Does Warner Bros. Know How to Use the Internet?

The 'Suicide Squad' trailer has been social network suicide.

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Just to get this out of the way: Have you seen the trailer for Suicide Squad yet? It’s awesome. It’s shaping up to be the kind of movie I was hoping for when it was first announced. The bad side of justice isn’t looking bad at all.

But the release of the trailer has demonstrated that Warner Bros. doesn’t know how to Internet. After screening the trailer at the San Diego Comic-Con panel, fans pirated it and uploaded it because it’s 2015 and people can do that easily now. Warner Bros. was then “forced” to upload the trailer officially in hi-res glory, and it did it with its arms crossed and lips pouted.

Posted with the trailer on Facebook was this super passive-aggressive note.


Good to know that a multi-million dollar media empire has the emotional maturity of a teenager planning her Sweet Sixteen.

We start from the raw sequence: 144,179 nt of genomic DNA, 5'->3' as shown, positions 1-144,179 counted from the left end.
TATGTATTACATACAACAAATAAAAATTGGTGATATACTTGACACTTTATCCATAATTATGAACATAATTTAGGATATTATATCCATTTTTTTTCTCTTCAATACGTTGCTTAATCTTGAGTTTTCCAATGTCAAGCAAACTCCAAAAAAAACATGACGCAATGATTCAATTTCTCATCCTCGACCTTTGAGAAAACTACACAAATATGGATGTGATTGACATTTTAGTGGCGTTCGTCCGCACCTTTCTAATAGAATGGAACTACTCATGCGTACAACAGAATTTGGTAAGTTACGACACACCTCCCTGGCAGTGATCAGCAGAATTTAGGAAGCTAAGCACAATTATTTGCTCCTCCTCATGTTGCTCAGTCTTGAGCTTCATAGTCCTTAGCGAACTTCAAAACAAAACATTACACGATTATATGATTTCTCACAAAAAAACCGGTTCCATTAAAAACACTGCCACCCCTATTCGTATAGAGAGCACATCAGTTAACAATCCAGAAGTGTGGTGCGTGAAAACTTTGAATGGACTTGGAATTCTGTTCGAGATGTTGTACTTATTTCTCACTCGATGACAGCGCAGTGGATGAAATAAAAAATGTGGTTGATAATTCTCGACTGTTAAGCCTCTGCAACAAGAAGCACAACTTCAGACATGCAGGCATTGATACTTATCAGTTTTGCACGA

Why the attitude? How exactly were they going to stop rabid, media-literate fans from pirating the trailer? Take away 8,000 phones and put them in a basket? Suicide Squad is a blockbuster movie, but it’s also a risk. Like Marvel’s Guardians of the Galaxy, they’re coasting on A-listers to sell it, not totally beloved, household characters like, uh, Deadshot. Preventing its trailer from being watchable is not how to promote a risk movie.

In Warner Bros. Marketing President Sue Kroll’s letter, she expressed that the trailer should only have been for the Comic-Con faithful. I’m faithful, I was at Comic-Con, and even I didn’t get to see the trailer in Hall H. Getting into Hall H is an all-night test of attrition of the human soul, and also a waste because I reserved a hotel room. Why would I sleep outside by the San Diego bayfront?

The Comic-Con experience should be seeing it first just moments before it hits online, followed by the Hollywood stars smiling through their pearly white teeth on stage. The trailer isn’t the attraction, it’s being there that should inspire people to fight tooth and nail for Comic-Con tickets.

But the most baffling aspect of Warner Bros.’ passive aggressiveness? They could learn from themselves. They uploaded the Batman v. Superman trailer just moments after it debuted at Hall H. So why are they so up in arms about Suicide Squad? Warner Bros., do you know what you’re doing?